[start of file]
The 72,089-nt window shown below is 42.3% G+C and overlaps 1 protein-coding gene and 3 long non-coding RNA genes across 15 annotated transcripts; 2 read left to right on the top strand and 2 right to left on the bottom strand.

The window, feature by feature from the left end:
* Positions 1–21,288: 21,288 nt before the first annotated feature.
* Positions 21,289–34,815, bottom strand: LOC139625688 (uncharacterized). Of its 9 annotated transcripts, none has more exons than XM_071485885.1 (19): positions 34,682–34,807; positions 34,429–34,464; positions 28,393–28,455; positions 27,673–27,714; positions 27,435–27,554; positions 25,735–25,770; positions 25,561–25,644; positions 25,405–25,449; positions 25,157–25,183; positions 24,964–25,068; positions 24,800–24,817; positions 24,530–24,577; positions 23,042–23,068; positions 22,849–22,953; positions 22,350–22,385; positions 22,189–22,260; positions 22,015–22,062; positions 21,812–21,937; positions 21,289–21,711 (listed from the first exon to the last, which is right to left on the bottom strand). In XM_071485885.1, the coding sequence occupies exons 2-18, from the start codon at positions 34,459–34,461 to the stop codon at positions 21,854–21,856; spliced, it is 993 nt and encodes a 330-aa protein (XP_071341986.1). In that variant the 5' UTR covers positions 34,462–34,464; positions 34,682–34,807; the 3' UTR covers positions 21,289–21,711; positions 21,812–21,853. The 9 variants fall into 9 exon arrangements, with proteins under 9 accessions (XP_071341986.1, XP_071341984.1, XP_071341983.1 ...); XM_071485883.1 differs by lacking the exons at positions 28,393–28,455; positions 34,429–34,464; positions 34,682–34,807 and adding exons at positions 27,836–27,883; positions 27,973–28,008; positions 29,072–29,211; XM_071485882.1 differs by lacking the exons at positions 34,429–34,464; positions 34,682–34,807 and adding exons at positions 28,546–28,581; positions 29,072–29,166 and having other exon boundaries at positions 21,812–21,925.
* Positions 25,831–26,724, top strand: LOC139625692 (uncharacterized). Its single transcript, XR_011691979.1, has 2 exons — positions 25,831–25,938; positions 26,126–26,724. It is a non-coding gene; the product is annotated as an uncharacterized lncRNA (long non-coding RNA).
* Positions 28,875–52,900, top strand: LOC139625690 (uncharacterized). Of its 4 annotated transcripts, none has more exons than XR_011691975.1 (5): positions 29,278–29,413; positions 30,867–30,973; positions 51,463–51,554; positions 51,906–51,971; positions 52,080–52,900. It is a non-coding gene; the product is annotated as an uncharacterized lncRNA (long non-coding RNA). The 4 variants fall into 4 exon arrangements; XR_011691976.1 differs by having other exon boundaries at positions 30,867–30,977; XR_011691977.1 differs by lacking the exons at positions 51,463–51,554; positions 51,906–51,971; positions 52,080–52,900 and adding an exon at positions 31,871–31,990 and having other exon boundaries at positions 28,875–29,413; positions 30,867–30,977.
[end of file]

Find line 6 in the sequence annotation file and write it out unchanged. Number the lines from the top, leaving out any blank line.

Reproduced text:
* Positions 28,875–52,900, top strand: LOC139625690 (uncharacterized). Of its 4 annotated transcripts, none has more exons than XR_011691975.1 (5): positions 29,278–29,413; positions 30,867–30,973; positions 51,463–51,554; positions 51,906–51,971; positions 52,080–52,900. It is a non-coding gene; the product is annotated as an uncharacterized lncRNA (long non-coding RNA). The 4 variants fall into 4 exon arrangements; XR_011691976.1 differs by having other exon boundaries at positions 30,867–30,977; XR_011691977.1 differs by lacking the exons at positions 51,463–51,554; positions 51,906–51,971; positions 52,080–52,900 and adding an exon at positions 31,871–31,990 and having other exon boundaries at positions 28,875–29,413; positions 30,867–30,977.